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DIT Level 2: Room 2-024
Introduced by Nuala Carey
The Not So Famous Five: the Ring Brothers and the GPO in 1916
This talk explores the involvement and contribution of the five Ring brothers from Dublin’s North Inner City to the Easter Rising. Their subsequent internment in Frongoch, their involvement in the War of Independence, and their part in Bloody Sunday will also be examined. So too, will Liam Ring’s contribution to the Irish language and his translation of his friend, Peadar Kearney’s “Soldiers’ Song” into Amhrán na bhFiann.
Nial Ring, Independent Councillor for North Inner City Dublin.
From Royal to Rebel: Herbert Bingham, Lord Lucan and Diana, Princess of Wales
This is the story of a man whose lineage includes Lord Lucan, Diana Spencer, and the man who would be ‘Smiley’, who left school at 16 to join the rising.
Dr Emer Keeling, GP
My Great Uncle, Tom Duke
Tom Duke was OC of IRA volunteers in north County Dublin. He fought in the Battle of Ashbourne, 1916, and later with the anti-treaty IRA. His sister, Margaret Duke, was too young to fight when the rising broke out, but was a founder member of Cumann na mBan, also fought on the anti-treaty side, and was interred in a cell above Eamon De Valera in Kilmainham during the Civil War.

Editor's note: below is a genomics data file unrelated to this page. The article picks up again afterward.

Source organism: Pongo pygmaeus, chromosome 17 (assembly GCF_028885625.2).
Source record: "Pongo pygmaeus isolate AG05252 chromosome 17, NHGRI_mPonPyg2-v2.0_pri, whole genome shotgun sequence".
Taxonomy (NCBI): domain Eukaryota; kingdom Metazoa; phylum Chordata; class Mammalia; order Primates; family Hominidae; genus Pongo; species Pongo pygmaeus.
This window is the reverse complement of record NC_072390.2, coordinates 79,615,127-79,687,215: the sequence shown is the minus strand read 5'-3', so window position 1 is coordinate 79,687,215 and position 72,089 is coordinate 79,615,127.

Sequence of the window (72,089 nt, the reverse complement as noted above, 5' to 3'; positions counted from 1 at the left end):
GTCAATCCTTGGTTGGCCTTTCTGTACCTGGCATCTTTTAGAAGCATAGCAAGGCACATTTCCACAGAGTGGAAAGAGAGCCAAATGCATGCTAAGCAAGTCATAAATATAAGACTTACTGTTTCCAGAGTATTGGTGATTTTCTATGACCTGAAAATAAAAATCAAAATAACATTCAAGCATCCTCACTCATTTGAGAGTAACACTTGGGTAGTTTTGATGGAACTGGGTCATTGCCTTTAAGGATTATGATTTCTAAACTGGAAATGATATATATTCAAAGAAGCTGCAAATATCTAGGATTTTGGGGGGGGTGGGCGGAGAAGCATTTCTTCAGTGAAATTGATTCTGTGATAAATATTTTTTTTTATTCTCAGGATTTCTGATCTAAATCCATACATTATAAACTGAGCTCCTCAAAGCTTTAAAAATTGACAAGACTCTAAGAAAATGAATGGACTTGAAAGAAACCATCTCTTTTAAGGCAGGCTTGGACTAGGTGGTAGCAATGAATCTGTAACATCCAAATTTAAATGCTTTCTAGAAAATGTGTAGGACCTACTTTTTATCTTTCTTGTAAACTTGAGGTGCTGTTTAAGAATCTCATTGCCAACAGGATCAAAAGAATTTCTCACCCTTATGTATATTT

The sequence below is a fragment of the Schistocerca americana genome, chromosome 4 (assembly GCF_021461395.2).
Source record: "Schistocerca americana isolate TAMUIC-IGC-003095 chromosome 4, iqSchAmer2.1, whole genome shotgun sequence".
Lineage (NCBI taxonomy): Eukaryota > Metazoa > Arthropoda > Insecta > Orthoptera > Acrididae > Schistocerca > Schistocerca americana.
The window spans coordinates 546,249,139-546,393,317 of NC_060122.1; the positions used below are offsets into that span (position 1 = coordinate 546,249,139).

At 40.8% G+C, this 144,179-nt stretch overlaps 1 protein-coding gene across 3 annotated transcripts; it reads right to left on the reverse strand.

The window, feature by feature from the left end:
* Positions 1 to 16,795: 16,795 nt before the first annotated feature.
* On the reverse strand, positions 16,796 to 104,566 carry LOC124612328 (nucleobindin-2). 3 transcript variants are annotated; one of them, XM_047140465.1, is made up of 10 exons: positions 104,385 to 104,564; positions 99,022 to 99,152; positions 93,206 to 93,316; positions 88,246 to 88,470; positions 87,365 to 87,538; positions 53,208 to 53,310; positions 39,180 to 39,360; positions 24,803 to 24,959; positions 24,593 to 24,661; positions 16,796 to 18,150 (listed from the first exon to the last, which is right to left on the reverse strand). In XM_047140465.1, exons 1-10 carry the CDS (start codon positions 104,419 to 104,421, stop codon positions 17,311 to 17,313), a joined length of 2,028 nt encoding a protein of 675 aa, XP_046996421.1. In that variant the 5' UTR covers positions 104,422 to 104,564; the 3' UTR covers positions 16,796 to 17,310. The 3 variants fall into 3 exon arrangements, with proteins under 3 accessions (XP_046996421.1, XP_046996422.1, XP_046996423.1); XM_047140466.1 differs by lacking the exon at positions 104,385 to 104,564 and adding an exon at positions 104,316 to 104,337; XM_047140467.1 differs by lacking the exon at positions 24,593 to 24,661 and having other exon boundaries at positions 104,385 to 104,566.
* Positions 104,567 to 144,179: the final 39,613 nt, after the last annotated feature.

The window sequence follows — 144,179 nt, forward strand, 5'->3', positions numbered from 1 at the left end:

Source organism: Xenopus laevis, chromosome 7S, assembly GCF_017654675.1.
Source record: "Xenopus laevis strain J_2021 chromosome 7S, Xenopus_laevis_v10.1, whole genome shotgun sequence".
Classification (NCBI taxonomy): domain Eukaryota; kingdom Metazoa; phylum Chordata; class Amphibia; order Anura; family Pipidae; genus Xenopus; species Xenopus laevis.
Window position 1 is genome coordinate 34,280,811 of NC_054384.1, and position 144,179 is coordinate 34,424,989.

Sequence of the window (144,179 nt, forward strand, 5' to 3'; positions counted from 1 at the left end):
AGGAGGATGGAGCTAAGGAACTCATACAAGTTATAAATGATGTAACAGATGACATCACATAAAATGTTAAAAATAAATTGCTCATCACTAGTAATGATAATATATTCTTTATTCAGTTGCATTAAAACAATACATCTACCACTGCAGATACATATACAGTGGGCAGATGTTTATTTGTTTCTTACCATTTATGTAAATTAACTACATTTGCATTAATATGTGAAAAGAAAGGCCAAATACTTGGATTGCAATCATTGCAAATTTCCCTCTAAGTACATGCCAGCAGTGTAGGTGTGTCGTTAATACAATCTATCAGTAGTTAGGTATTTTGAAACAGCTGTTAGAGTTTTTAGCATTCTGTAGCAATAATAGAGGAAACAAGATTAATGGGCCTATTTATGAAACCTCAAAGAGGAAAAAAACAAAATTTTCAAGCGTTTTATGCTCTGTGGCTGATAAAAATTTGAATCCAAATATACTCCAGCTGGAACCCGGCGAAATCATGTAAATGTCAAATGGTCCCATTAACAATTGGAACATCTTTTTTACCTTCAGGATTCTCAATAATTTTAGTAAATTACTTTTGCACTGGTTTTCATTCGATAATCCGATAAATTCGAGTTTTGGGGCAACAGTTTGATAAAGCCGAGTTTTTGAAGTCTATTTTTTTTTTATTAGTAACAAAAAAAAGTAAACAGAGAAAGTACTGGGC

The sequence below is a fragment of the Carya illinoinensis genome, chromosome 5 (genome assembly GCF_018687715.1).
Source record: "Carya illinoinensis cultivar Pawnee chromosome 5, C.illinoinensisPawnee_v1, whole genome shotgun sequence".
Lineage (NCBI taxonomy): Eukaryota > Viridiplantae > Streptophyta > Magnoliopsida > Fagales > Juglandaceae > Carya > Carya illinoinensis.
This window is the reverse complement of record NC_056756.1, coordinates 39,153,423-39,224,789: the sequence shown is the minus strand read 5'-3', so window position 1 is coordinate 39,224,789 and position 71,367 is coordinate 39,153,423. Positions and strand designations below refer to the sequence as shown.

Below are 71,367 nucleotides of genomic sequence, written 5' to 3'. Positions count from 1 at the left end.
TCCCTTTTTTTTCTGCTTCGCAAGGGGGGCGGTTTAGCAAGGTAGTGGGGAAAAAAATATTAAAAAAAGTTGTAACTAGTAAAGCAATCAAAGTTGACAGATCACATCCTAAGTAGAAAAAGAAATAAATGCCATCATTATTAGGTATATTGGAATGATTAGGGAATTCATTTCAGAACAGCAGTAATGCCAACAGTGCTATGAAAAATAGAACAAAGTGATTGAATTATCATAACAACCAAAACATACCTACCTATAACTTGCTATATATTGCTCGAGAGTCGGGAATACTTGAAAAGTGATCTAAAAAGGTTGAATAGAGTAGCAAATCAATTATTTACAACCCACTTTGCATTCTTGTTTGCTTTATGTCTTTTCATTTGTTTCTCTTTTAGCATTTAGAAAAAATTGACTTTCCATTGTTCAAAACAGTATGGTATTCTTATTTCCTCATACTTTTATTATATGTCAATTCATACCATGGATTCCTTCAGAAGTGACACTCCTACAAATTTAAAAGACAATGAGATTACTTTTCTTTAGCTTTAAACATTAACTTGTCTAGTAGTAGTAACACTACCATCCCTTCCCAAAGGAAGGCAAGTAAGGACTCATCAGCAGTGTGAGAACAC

Sean Duke, author, journalist and broadcaster.
“My Grandfather: Radicalised by Imprisonment, 1916”
Bernard O’Rourke was active politically in his locality but was opposed to physical force. He was arrested on May 11th 1916 & was imprisoned for two weeks in Richmond Barracks. This experience cemented his shift from Home Rule enthusiast to committed republican.
Rosemary Cunniffe, granddaughter of Bernard O’Rourke.
Photograph of ‘Prisoners’ courtesy of South Dublin Libraries